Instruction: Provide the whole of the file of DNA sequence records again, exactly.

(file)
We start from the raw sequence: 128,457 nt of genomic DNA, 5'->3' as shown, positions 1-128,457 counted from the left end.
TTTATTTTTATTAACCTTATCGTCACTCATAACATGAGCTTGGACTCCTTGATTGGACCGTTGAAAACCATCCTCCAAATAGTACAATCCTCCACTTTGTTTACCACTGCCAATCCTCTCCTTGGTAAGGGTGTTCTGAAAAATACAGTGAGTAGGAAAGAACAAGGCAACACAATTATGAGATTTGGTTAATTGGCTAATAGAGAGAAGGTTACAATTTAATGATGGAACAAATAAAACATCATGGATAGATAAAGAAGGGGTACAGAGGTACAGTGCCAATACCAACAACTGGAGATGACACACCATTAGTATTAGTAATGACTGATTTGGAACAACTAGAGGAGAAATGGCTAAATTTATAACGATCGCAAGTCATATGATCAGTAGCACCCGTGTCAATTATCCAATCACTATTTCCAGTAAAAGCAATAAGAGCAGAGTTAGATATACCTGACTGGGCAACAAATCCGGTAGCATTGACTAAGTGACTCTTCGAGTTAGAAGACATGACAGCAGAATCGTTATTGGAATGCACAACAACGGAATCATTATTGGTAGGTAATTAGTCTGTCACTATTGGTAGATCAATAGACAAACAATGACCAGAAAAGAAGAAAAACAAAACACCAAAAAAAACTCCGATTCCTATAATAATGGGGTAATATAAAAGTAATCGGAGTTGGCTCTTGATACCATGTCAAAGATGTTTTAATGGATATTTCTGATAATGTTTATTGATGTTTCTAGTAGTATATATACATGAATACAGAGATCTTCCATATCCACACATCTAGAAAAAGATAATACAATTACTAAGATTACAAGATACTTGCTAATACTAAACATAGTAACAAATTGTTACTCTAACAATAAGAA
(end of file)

We start from the raw sequence: 128,457 nt of genomic DNA, 5'->3' as shown, positions 1-128,457 counted from the left end.
TTTATTTTTATTAACCTTATCGTCACTCATAACATGAGCTTGGACTCCTTGATTGGACCGTTGAAAACCATCCTCCAAATAGTACAATCCTCCACTTTGTTTACCACTGCCAATCCTCTCCTTGGTAAGGGTGTTCTGAAAAATACAGTGAGTAGGAAAGAACAAGGCAACACAATTATGAGATTTGGTTAATTGGCTAATAGAGAGAAGGTTACAATTTAATGATGGAACAAATAAAACATCATGGATAGATAAAGAAGGGGTACAGAGGTACAGTGCCAATACCAACAACTGGAGATGACACACCATTAGTATTAGTAATGACTGATTTGGAACAACTAGAGGAGAAATGGCTAAATTTATAACGATCGCAAGTCATATGATCAGTAGCACCCGTGTCAATTATCCAATCACTATTTCCAGTAAAAGCAATAAGAGCAGAGTTAGATATACCTGACTGGGCAACAAATCCGGTAGCATTGACTAAGTGACTCTTCGAGTTAGAAGACATGACAGCAGAATCGTTATTGGAATGCACAACAACGGAATCATTATTGGTAGGTAATTAGTCTGTCACTATTGGTAGATCAATAGACAAACAATGACCAGAAAAGAAGAAAAACAAAACACCAAAAAAAACTCCGATTCCTATAATAATGGGGTAATATAAAAGTAATCGGAGTTGGCTCTTGATACCATGTCAAAGATGTTTTAATGGATATTTCTGATAATGTTTATTGATGTTTCTAGTAGTATATATACATGAATACAGAGATCTTCCATATCCACACATCTAGAAAAAGATAATACAATTACTAAGATTACAAGATACTTGCTAATACTAAACATAGTAACAAATTGTTACTCTAACAATAAGAA